# exchalk

> Easier terminal styling


This library is a very light abstraction over [`IO.ANSI`]( that makes it easy to style text. It's heavily inspired by Node's [`chalk`](

## Install

In your `mix.exs`:

defp deps do
    { :exchalk, "~> 1.0.2" }

Then run `mix deps.get`.

## Usage

IO.puts"Hello world!")

# or

"Hello world!"
  |> ExChalk.italic
  |> ExChalk.bg_blue
  |> IO.puts

## Styles

### Modifiers

- `reset`
- `bold`
- `dim`
- `italic` *(not widely supported)*
- `underline`
- `inverse`
- `hidden`
- `strikethrough` *(not widely supported)*

### Colors

- `black`
- `red`
- `green`
- `yellow`
- `blue`
- `magenta`
- `cyan`
- `white`
- `gray`

### Background colors

- `bg_black`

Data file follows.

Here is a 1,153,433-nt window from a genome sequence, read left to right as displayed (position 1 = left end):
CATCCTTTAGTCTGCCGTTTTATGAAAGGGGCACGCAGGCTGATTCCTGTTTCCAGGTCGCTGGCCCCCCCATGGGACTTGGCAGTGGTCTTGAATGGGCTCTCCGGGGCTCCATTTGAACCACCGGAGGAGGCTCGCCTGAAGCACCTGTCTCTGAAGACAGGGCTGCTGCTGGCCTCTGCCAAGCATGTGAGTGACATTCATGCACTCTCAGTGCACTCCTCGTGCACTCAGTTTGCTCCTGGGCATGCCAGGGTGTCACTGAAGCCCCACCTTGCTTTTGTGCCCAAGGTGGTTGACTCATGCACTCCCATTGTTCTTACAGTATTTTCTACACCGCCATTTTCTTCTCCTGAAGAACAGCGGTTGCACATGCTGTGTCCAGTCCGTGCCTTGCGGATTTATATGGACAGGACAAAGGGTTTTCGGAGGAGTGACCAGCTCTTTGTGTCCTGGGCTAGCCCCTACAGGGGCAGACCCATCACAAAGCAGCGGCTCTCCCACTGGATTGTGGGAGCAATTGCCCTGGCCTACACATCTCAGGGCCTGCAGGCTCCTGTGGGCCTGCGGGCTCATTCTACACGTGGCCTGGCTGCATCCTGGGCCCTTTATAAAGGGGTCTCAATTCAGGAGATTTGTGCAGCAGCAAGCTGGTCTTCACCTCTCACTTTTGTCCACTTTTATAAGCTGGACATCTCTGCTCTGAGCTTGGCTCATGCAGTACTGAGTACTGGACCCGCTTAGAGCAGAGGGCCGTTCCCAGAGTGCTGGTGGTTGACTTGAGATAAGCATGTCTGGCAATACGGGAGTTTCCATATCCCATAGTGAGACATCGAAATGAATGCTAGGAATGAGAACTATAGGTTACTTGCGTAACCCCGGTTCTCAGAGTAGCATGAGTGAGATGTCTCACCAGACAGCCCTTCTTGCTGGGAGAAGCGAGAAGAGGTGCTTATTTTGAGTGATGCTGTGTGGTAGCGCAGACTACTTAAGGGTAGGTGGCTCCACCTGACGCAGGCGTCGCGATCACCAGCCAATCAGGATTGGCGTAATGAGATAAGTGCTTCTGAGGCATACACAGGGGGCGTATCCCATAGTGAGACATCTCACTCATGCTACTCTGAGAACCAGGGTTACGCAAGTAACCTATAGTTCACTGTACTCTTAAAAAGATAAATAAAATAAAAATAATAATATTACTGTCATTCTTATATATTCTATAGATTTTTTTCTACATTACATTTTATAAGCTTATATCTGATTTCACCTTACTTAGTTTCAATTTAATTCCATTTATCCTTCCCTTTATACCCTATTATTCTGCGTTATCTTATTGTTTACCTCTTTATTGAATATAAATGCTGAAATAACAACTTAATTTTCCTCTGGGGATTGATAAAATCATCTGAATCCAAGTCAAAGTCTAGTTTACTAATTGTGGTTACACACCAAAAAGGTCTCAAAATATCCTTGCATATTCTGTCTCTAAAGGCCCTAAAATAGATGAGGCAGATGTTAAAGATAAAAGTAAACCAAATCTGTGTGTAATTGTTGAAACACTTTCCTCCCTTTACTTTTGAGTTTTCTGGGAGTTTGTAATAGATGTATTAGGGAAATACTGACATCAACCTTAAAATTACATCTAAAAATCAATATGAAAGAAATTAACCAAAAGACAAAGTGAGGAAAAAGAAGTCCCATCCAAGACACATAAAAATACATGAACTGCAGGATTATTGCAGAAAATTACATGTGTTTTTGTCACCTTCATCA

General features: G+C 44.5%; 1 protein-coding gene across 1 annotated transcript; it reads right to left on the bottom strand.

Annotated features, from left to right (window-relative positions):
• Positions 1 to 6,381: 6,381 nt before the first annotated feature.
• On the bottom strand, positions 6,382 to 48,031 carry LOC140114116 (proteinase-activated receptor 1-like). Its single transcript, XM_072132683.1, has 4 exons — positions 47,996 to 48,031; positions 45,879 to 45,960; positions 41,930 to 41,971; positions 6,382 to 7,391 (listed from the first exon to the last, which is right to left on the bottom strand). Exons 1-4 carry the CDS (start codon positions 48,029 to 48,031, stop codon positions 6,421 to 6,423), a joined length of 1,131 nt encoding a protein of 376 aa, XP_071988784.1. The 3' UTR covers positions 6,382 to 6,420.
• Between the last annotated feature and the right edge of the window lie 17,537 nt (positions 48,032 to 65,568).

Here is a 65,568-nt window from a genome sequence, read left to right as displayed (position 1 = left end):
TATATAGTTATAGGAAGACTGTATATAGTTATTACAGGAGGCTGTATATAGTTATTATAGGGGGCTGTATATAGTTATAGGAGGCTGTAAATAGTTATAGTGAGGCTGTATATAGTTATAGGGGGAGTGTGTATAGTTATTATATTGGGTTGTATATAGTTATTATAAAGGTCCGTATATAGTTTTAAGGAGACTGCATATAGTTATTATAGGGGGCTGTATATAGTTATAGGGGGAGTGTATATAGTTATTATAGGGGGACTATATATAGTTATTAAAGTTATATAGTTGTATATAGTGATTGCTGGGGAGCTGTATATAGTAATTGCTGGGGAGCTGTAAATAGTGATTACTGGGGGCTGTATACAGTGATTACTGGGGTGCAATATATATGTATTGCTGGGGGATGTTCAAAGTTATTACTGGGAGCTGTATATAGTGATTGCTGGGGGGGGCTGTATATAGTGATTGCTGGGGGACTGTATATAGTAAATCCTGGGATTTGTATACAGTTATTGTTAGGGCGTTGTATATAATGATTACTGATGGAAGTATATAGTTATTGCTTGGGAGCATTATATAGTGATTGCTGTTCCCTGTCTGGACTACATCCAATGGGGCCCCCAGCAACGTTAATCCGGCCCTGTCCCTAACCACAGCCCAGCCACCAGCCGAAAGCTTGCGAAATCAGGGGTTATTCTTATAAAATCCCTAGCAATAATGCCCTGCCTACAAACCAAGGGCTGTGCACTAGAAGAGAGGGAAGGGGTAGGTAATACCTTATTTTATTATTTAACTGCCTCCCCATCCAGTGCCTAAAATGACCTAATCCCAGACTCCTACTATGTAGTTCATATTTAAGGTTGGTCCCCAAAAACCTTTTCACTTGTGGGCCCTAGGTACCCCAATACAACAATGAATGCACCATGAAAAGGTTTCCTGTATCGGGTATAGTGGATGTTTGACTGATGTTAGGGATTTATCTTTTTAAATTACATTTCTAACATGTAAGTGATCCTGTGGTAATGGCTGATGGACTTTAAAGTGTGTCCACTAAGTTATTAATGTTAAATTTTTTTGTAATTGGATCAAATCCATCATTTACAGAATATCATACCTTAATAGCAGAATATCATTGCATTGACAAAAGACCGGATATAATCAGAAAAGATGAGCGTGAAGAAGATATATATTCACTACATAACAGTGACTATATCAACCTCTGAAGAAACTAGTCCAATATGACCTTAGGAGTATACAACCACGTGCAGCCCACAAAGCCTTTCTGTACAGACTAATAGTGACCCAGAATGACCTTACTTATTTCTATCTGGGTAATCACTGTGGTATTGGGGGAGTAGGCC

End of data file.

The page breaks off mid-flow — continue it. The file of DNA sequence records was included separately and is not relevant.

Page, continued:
- `bg_red`
- `bg_green`
- `bg_yellow`
- `bg_blue`
- `bg_magenta`
- `bg_cyan`
- `bg_white`

## Why do I need to call `ExChalk.to_str` for string concatenation?

ExChalk by default returns IO lists instead of strings. IO lists can be printed, but since they aren't strings the `<>` doesn't work (though interpolation does!).

If you're planning on doing a lot of concatenation this may sound annoying, but there's a good reason. IO lists are a lot more performant than strings as they require less allocation and copying.

See José's explanation in [this thread]( for more information.

## 256-colors

ExChalk does not support anything other than the base eight colors, which guarantees it will work on all terminals and systems. Some terminals, specifically `xterm` compliant ones, will support the full range of 8-bit colors. For this, the lower level [`IO.ANSI`]( or the awesome [Bunt]( can be used.

## Windows

If you're on Windows, do yourself a favor and use [`cmder`]( instead of `cmd.exe`.

## License

MIT © [Juan Soto](